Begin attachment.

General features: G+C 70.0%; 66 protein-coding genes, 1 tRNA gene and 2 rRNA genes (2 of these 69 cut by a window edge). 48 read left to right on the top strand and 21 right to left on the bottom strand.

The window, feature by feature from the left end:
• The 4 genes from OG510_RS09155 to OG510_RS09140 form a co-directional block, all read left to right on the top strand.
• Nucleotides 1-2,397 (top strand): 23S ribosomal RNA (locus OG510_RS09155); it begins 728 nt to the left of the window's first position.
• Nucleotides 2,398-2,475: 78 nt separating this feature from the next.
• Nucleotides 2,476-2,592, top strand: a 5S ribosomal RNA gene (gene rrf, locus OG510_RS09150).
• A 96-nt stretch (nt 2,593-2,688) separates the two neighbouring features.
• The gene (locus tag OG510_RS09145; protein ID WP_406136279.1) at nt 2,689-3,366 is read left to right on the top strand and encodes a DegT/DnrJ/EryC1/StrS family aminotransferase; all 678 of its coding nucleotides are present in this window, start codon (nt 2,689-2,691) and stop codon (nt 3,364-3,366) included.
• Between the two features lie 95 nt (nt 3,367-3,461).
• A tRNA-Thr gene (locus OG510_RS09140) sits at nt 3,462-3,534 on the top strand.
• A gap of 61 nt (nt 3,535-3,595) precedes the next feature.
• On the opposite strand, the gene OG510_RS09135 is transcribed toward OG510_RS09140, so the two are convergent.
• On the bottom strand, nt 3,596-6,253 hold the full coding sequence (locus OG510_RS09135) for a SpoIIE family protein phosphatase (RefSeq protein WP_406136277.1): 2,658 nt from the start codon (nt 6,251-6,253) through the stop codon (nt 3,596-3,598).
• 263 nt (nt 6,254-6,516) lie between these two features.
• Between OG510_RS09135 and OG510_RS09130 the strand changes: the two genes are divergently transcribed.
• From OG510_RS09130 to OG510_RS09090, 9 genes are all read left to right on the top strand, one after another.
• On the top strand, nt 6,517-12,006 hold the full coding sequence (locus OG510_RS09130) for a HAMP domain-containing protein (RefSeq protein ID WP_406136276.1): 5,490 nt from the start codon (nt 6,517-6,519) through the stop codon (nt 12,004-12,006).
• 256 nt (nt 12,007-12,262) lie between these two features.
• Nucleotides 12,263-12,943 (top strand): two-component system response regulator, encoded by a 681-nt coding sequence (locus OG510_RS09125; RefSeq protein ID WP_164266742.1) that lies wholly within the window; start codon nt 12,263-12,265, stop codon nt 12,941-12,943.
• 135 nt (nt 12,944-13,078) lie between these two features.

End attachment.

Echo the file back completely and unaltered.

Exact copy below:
General features: G+C 70.0%; 66 protein-coding genes, 1 tRNA gene and 2 rRNA genes (2 of these 69 cut by a window edge). 48 read left to right on the top strand and 21 right to left on the bottom strand.

The window, feature by feature from the left end:
• The 4 genes from OG510_RS09155 to OG510_RS09140 form a co-directional block, all read left to right on the top strand.
• Nucleotides 1-2,397 (top strand): 23S ribosomal RNA (locus OG510_RS09155); it begins 728 nt to the left of the window's first position.
• Nucleotides 2,398-2,475: 78 nt separating this feature from the next.
• Nucleotides 2,476-2,592, top strand: a 5S ribosomal RNA gene (gene rrf, locus OG510_RS09150).
• A 96-nt stretch (nt 2,593-2,688) separates the two neighbouring features.
• The gene (locus tag OG510_RS09145; protein ID WP_406136279.1) at nt 2,689-3,366 is read left to right on the top strand and encodes a DegT/DnrJ/EryC1/StrS family aminotransferase; all 678 of its coding nucleotides are present in this window, start codon (nt 2,689-2,691) and stop codon (nt 3,364-3,366) included.
• Between the two features lie 95 nt (nt 3,367-3,461).
• A tRNA-Thr gene (locus OG510_RS09140) sits at nt 3,462-3,534 on the top strand.
• A gap of 61 nt (nt 3,535-3,595) precedes the next feature.
• On the opposite strand, the gene OG510_RS09135 is transcribed toward OG510_RS09140, so the two are convergent.
• On the bottom strand, nt 3,596-6,253 hold the full coding sequence (locus OG510_RS09135) for a SpoIIE family protein phosphatase (RefSeq protein WP_406136277.1): 2,658 nt from the start codon (nt 6,251-6,253) through the stop codon (nt 3,596-3,598).
• 263 nt (nt 6,254-6,516) lie between these two features.
• Between OG510_RS09135 and OG510_RS09130 the strand changes: the two genes are divergently transcribed.
• From OG510_RS09130 to OG510_RS09090, 9 genes are all read left to right on the top strand, one after another.
• On the top strand, nt 6,517-12,006 hold the full coding sequence (locus OG510_RS09130) for a HAMP domain-containing protein (RefSeq protein ID WP_406136276.1): 5,490 nt from the start codon (nt 6,517-6,519) through the stop codon (nt 12,004-12,006).
• 256 nt (nt 12,007-12,262) lie between these two features.
• Nucleotides 12,263-12,943 (top strand): two-component system response regulator, encoded by a 681-nt coding sequence (locus OG510_RS09125; RefSeq protein ID WP_164266742.1) that lies wholly within the window; start codon nt 12,263-12,265, stop codon nt 12,941-12,943.
• 135 nt (nt 12,944-13,078) lie between these two features.